Instead, the label boldly emphasized the beer’s “German Quality,” and stated that the beer was made under the “German Purity Law of 1516” and originated in Bremen, Germany.

Supports of the lawsuit said they’re paying an import price on a domestic beer.

According to ABC News, “There was some U.S.-made language on the packaging and bottles, but it was difficult to find. For example, a Beck’s drinker had to turn a 12-pack upside down to find the country of origin on the box’s bottom. Still, U.S. regulators approved the designs.”

Anheuser-Busch InBev purchased Beck’s in 2002– until then, the beer had been brewed in the Beck’s brewery since 1873. Because of cost, after purchasing Beck’s, Anheuser-Busch moved the brewing for the beer to the U.S. in 2012.

Anheuser-Busch tried to have the lawsuit thrown out; however, the company ultimately agreed to settle and denied any wrongdoing.

“We reached a compromise in the Beck’s labeling case,” said Jorn Socquet, Anheuser-Busch vice president for marketing. “We believe our labeling, packaging and marketing of Beck’s has always been truthful, transparent and in compliance with all legal requirements.”

Every household that purchased Beck’s is eligible for a settlement payment. The settlement payments do not apply to those who purchased Beck’s at bars or restaurants.

Ultimately, this case sends a clear message to companies: consumers are reading your labels and they’re holding you accountable for the claims your labels make.

Make sure your labels are transparent, accurate and honest.

Product Labels: Be Wary Of Making Claims

These days, it’s tempting to dress up your copy by using trendy terms, such as healthy, organic, GMO-free, etc, but be wary of making claims you haven’t done due diligence to back up.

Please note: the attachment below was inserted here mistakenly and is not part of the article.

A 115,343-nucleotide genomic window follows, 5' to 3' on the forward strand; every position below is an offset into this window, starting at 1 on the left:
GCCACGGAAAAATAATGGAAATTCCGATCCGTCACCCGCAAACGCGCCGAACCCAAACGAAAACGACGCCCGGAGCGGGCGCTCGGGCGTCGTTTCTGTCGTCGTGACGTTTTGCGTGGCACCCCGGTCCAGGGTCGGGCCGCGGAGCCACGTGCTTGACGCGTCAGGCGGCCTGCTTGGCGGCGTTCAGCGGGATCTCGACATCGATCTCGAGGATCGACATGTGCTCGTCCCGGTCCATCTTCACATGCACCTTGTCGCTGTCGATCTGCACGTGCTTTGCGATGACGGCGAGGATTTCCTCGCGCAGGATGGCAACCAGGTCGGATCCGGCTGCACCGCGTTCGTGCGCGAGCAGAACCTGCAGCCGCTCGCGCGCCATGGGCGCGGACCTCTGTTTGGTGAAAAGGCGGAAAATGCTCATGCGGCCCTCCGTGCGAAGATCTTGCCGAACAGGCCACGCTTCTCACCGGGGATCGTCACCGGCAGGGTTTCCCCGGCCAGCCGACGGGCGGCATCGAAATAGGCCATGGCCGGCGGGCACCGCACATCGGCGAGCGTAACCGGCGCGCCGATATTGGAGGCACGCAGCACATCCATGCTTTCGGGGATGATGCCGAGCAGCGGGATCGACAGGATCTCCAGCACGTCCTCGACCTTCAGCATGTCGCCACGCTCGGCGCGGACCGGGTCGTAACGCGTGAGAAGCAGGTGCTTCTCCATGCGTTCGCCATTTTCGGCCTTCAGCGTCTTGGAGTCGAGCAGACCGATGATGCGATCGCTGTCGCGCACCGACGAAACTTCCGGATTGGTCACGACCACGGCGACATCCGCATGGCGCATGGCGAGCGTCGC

Consumers are growing more and more wary of marketing claims and doing their homework to make sure they’re feeding their families is what companies are proclaiming, and if they’re not, they’re airing their grievances on social media and sometimes worse.

What’s worse, if consumers don’t investigate your claims, the FDA might.

In the last couple of weeks, Coca-Cola, the makers of Vitaminwater, has agreed to remove health benefit claims and add the words “with sweeteners” in two places on its label in order to settle a class action suit filed against parent Coca-Cola in 2009 by the Center for Science in the Public interest (CSPI).

Recently, two parents sued Welch’s Food, Inc., the makers of Welch’s Fruit Snacks, for claiming their snacks contain real fruit.

“The two women leading the legal dispute say pictures of fresh fruit and catch phrases on the packaging deceived health-conscious parents who purchased the fruit snacks,” Think Progress reports.

The women sued Welch’s, claiming the packaging is deceiving.

“Welch Foods has deceived shoppers by engaging in a deceptive marketing campaign to convince consumers that Welch’s Fruit Snacks contained significant amounts of the actual fruits shown in the marketing and on the labeling of the products, were nutritious and healthful to consume, and were more healthful than similar product,” the lawsuit claims.

Either this month, Kashi paid $3.9 million to settle a lawsuit that claimed Kashi’s labeling was misleading when it claimed its products were “all natural” when, in fact, the product contained “bio-engineered, artificial and synthetic” ingredients.